Overnight, Intel held their Vision 2022 Day 1 Keynote and unveiled something truly remarkable – Project Endgame.
As we gear up for future experiences in the Metaverse, Intel are trying to solve the issue of devices not having the necessary hardware to power a great experience.
In the demo, we see a fairly decent gaming laptop running a real-time simulation of a real city, using the brand new and gorgeous Unreal Engine 5. Problem is, the experience is just a couple of frames per second, so how do we get to buttery smooth, photo-realistic graphics in a laptop? You could wait 10 years for the hardware to get good enough, or you could use Intel’s Project Endgame.
This phenomenal experience is referred to as ‘Continual compute infrastructure’ and works by looking for compute power in the vicinity of your device, within the latency thresholds set by in Endgame.
In the demo, has a nearby computer (imagine this is in your home office, while you have your laptop on the couch in the lounge room). This computer is an Alienware Aurora Gaming desktop and while they don’t list the specs, it likely houses the latest Intel 12th-gen Core-i9 processor, lots of RAM and an Nvidia RTX 3080 (or above).
After enabling Project Endgame on the laptop, the laptop radically improves in performance, with the gameplay now smooth, despite the endless city in the environment. The laptop is borrowing compute, from a nearby PC.
That’s incredible and has some dramatic consequences.
Essentially what’s happening here is that the two devices are able to communicate over a high-speed, low latency network (I imagine WiFi 6e etc). The rendering tasks from the laptop are essentially streamed or outsourced to the nearby PC, and when those frames are rendered, they are returned (streamed back) to the laptop all without the user seeing any difference.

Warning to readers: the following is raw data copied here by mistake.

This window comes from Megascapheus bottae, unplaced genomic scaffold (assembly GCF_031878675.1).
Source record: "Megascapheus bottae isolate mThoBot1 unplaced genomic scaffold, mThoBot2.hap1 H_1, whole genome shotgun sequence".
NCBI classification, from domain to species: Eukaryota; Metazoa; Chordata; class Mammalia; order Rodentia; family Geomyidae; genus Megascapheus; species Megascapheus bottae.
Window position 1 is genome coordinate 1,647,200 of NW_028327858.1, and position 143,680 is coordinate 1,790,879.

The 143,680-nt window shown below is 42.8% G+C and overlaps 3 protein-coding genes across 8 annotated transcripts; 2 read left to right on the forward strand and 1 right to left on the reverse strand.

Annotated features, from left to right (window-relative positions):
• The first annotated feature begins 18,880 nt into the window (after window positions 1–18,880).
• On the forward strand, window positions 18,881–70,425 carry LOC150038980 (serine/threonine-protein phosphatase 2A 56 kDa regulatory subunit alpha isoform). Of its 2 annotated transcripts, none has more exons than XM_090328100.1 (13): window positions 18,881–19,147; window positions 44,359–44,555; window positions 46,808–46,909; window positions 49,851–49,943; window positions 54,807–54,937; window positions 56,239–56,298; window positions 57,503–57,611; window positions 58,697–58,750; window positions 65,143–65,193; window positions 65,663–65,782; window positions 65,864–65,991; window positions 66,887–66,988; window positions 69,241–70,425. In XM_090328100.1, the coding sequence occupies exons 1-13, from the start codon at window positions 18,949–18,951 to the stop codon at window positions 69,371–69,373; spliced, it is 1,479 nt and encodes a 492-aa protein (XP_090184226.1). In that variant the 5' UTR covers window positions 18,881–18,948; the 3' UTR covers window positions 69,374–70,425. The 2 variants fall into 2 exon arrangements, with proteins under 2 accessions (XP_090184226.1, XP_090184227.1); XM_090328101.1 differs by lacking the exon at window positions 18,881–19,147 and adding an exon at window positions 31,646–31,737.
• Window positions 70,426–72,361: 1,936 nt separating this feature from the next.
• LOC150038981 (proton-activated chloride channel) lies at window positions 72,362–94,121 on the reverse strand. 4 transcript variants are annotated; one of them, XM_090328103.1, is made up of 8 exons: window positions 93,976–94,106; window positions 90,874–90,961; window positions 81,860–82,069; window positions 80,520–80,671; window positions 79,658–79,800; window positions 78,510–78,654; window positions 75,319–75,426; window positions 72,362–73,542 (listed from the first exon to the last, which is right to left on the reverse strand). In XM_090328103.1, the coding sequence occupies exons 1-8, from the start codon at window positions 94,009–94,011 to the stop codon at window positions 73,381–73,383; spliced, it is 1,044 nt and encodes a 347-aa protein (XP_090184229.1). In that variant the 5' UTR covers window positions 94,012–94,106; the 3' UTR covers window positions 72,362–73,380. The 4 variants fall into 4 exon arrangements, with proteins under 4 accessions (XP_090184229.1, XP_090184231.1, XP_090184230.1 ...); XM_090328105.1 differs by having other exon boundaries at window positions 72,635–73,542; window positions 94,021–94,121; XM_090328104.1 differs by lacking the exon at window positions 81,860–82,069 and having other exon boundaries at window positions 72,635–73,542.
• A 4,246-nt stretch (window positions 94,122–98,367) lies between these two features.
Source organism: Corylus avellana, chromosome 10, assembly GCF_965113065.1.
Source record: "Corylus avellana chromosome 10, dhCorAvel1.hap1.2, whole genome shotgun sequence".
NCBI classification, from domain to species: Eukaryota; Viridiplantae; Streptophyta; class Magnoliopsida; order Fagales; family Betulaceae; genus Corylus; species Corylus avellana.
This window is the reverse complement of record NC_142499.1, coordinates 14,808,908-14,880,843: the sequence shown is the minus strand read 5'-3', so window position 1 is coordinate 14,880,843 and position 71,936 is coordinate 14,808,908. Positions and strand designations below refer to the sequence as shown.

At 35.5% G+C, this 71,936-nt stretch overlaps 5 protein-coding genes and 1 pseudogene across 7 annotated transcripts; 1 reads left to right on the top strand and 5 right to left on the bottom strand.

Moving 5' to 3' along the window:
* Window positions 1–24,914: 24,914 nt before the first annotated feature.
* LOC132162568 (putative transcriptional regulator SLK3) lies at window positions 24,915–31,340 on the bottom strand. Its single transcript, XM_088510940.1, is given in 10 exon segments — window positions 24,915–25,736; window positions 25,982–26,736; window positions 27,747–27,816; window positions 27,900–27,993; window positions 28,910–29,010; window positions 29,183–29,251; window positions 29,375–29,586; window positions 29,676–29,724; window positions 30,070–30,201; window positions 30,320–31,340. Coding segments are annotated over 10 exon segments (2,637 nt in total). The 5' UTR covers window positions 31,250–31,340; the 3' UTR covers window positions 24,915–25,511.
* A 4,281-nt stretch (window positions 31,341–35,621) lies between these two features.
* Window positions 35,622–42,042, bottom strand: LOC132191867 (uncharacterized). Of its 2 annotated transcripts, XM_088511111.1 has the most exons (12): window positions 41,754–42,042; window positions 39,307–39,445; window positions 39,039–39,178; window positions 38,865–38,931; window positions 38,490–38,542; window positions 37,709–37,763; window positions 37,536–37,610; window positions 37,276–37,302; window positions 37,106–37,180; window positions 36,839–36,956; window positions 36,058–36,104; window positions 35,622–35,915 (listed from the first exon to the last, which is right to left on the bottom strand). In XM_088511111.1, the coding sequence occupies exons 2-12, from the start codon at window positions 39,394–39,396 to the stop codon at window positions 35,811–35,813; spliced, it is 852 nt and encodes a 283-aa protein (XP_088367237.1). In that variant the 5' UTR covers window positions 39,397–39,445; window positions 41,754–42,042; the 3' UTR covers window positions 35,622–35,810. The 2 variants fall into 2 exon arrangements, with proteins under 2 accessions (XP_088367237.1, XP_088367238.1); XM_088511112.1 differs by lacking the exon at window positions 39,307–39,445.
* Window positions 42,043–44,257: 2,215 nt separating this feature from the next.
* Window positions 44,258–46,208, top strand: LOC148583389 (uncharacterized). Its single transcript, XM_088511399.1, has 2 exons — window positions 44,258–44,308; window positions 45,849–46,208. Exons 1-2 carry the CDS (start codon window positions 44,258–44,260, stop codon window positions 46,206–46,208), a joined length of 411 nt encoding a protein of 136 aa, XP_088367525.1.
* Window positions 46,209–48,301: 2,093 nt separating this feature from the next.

If we take this idea and imagine it in a corporate situation, there are a lot of computers in an office, working on Office documents, which may only take the processor and graphics at 20%. What if the guy in the corner working on AutoCAD could leverage the spare compute in the other devices on the network to build simulations or render videos much faster than otherwise possible. This would enable businesses to delay hardware upgrades, and increase the value for money of the devices they own.
If we take this to the extreme, there is a chance that payment could be built into the service. This would enable you to sell spare compute resources depending on the application. Not everything would have real-time RPG level requirements, so potentially the latency on something like 5G could be low enough to leverage resources much further away than the building you’re in.
We’ve certainly seen cloud gaming taking off, with services from Nvidia, Microsoft and others, but this is a totally new way to think about maximising the hardware we own and the bits we don’t.
This could potentially mean you buy a fairly run of the mill laptop, but on Friday nights, when you play games online with your mates, you pay $10 and borrow some serious compute from the guy down the road.
If Intel can take this concept and make it a full-blown supported service, I think they’re on to something big here. If the Metaverse, a fully immersive virtual reality experience Zuckerberg keeps talking about actually arrives, its technology like this that may help make it a reality and to enable it everywhere.